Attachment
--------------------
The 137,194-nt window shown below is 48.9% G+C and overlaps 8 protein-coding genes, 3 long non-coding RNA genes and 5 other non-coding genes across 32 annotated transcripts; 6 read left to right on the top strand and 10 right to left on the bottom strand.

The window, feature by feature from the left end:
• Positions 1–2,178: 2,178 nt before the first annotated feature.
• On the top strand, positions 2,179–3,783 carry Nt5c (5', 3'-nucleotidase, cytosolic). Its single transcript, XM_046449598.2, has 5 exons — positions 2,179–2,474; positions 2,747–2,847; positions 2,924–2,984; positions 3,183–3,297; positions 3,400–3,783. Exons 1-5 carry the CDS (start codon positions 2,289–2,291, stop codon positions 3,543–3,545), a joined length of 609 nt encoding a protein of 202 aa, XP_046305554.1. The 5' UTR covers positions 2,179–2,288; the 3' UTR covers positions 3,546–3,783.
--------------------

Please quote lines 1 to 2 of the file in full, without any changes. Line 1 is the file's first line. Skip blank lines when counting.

The 137,194-nt window shown below is 48.9% G+C and overlaps 8 protein-coding genes, 3 long non-coding RNA genes and 5 other non-coding genes across 32 annotated transcripts; 6 read left to right on the top strand and 10 right to left on the bottom strand.

The window, feature by feature from the left end: